AAA INTERSTATE EXPLOSIVES ENTERPRISES LTD. v. TESTWELL LABORATORIES OF CT., INC.

1996 Ct. Sup. 7883
No. 31 81 33Connecticut Superior Court, Judicial District of Danbury
October 23, 1996

[EDITOR’S NOTE: This case is unpublished as indicated by the issuing court.]

MEMORANDUM OF DECISION

GROGINS, J.

The plaintiff, AAA Interstate Explosives Enterprises, Ltd., agreed to provide drilling services for the defendant, Testwell Craig Laboratories of Connecticut, Inc. (Testwell), at an hourly rate of $125, as set forth in a written contract dated October 14, 1992. The contract was modified by CT Page 7884 a further written contract, dated October 19, 1992 (second contract), which called for a new hourly rate of $170, which took into account additional equipment the plaintiff was required to provide to perform the drilling. The plaintiff commenced this action in September, 1994, alleging Testwell had not paid approximately $8300 due according to the contract.

At a bench trial before this court, on October 11, 1996, Testwell asserted that the “new hourly amount” referred to in the second contract was meant only to apply to work known as “horizontal drilling,” not to all the hours spent on the project by the plaintiff’s workers. In response, the plaintiff asserted that the new rate of $170 per hour was to apply to all hours worked by its employees, but agreed that the new amount took into consideration the fact that additional equipment would be needed to perform “horizontal drilling.”

The issue before the court is whether the language in the second contract, that the “new hourly amount” would be $170, was meant to apply to all hours worked by the plaintiff or only to those hours which required horizontal drilling. This requires a determination of whether the language “new hourly amount” is ambiguous on its face or whether parol evidence is required to determine the meaning the parties ascribed to the terms when they entered into the second contract.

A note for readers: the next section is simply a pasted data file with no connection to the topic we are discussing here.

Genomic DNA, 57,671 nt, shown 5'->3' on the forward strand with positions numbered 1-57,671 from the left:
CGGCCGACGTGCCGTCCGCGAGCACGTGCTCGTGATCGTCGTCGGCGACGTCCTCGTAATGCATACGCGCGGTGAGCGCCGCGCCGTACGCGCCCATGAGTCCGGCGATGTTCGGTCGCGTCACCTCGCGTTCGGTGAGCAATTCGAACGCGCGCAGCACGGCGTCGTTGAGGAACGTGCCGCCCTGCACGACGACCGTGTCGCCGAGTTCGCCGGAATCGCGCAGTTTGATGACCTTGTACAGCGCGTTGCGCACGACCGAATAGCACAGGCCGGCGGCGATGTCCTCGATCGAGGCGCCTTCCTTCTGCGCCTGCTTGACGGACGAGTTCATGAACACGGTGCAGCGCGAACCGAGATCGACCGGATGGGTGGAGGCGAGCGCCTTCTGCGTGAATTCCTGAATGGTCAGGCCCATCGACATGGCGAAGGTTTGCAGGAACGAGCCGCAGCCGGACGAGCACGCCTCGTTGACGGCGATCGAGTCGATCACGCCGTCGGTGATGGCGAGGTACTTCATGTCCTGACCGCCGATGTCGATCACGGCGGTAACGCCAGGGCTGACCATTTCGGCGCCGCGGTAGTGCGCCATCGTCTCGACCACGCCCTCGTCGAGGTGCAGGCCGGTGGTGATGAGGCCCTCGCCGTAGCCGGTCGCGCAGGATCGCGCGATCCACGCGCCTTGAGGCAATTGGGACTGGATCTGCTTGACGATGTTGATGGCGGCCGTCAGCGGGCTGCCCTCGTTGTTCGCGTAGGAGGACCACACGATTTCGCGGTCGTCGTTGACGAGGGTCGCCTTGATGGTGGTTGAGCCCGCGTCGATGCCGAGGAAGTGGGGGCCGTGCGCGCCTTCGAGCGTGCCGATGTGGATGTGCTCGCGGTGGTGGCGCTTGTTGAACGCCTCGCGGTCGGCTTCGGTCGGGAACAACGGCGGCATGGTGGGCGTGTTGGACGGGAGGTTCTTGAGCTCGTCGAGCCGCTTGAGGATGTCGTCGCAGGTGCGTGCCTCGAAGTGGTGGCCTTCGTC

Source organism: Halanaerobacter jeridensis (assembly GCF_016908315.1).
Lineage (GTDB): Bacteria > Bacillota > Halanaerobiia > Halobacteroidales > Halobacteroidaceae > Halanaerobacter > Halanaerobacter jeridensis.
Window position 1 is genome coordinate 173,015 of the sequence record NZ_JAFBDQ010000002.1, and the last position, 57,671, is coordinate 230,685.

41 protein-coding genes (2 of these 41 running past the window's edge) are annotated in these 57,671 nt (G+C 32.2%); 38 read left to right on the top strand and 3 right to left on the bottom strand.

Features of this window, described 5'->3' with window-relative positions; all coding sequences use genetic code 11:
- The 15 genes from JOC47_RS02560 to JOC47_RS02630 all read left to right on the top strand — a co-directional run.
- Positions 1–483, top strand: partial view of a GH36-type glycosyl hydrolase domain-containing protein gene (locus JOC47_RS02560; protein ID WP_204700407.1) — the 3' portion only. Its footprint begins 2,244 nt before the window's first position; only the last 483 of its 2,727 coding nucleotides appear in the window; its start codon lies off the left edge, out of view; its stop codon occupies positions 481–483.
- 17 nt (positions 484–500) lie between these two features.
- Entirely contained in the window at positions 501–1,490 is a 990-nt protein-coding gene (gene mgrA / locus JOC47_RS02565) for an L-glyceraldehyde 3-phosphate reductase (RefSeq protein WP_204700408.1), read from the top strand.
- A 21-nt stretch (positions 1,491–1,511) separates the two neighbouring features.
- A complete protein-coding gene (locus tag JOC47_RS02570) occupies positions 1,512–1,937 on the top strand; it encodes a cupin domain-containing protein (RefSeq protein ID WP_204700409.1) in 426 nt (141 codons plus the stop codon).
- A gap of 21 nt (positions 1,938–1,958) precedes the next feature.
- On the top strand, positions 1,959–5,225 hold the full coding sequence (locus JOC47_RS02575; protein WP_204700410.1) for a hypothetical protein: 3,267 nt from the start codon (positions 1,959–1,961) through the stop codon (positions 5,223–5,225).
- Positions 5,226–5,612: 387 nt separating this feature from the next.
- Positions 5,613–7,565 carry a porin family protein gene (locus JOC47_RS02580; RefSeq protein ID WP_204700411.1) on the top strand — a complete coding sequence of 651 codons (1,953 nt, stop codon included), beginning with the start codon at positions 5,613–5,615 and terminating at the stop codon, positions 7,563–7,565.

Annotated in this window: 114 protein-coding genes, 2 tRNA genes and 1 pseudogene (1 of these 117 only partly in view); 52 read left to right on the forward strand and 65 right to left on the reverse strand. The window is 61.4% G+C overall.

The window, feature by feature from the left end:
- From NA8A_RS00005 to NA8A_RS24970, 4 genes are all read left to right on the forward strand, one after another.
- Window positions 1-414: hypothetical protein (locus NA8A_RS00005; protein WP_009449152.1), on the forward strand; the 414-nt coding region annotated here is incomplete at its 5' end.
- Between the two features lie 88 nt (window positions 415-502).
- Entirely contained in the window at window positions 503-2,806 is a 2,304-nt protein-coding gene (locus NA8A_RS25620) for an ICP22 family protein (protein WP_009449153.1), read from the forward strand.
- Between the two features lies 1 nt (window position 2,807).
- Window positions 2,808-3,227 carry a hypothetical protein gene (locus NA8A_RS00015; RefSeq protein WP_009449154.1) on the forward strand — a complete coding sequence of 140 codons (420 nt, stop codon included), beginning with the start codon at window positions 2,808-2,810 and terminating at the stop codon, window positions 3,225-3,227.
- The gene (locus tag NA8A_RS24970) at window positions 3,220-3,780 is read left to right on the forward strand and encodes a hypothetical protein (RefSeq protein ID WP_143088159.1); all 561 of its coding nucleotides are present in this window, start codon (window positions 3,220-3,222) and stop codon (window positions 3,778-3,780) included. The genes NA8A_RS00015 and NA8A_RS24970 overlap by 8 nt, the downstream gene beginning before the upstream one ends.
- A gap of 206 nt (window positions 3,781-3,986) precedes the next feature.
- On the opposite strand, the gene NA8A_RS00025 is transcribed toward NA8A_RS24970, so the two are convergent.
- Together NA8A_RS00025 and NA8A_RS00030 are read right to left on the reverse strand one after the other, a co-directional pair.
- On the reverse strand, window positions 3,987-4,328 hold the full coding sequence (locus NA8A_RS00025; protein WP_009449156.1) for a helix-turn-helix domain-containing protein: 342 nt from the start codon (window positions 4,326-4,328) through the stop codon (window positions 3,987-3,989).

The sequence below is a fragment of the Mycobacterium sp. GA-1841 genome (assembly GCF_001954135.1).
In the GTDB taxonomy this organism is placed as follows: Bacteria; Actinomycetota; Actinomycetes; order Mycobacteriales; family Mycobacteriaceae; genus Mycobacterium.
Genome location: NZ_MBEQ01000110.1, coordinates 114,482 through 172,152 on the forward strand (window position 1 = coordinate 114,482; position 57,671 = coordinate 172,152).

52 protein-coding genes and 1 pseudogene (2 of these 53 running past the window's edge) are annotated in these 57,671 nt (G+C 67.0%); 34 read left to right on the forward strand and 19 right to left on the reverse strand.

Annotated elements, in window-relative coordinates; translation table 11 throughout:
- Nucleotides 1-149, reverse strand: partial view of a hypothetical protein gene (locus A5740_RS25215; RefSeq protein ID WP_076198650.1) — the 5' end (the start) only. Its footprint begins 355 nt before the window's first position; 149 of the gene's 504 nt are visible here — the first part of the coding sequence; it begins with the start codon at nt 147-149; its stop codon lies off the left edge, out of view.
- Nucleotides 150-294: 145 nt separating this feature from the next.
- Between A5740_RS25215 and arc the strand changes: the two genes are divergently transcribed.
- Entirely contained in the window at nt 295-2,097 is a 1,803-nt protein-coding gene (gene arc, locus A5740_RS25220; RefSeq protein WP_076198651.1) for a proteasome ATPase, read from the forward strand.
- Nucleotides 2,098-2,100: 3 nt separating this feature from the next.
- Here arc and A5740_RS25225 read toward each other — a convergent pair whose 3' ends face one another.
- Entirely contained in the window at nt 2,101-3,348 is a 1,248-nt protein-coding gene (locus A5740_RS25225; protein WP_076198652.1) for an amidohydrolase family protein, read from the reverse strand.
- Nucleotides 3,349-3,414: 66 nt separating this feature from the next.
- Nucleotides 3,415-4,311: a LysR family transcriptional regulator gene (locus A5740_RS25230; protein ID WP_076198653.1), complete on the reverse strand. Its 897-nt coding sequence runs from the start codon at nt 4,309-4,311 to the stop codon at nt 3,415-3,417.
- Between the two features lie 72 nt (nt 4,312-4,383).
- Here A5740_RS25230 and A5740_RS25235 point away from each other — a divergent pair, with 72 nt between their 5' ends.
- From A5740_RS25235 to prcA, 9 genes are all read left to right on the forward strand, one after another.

The law in this area is well-settled. “[W]here there is definitive contract language, the determination of what the parties intended by their contractual commitments is a question of law.” Levine v. Massey, 232 Conn. 272, 277-78, 654 A.2d 737 (1995), quoting Mulligan v. Rioux, 229 Conn. 716, 740, 643 A.2d 1226 (1994). “It is the general rule that a contract is to be interpreted according to the intent expressed in its language and not by an intent the court may believe existed in the minds of the parties. . . . When the intention conveyed by the terms of an agreement is clear and unambiguous, there is no room for construction. . . . The court will not torture words to impart ambiguity where ordinary meaning leaves no room for ambiguity. . . . The circumstances surrounding the making of the contract, the purposes which the parties sought to accomplish and their motives cannot prove an intent contrary to the plain meaning of the language used. . . . [A]ny ambiguity in a contract must emanate from the language used in the contract rather than from one party’s subjective perception of the terms.” (Citations omitted; internal quotation marks omitted.) Levine v. Massey, supra, 232 Conn. 278-79. “Moreover, the mere fact that the parties advance different interpretations of the language in question does not necessitate a conclusion that the language is ambiguous.” (Internal quotation marks omitted.) Stephan v.Pennsylvania General Ins. Co., 224 Conn. 758, 764, 621 A.2d 258 (1993). CT Page 7885

In the present case, the language “new hourly amount” in the second contract is clear and unambiguous. The defendant’s contention that the parties’ intent was to apply the $170 hourly rate only to hours spent on horizontal drilling, may not be considered by the court since it contradicts the plain language of the contract. Accordingly, the court finds, as a matter of law, that the rate of $170 per hour should be applied to all of the hours spent by the plaintiff after the date of the second contract. For the above stated reasons, the court finds for the plaintiff, and judgment may enter for the plaintiff to recover the $8376.88 and costs, together with reasonable attorney’s fees of $1256.53, but without interest.

GROGINS, J.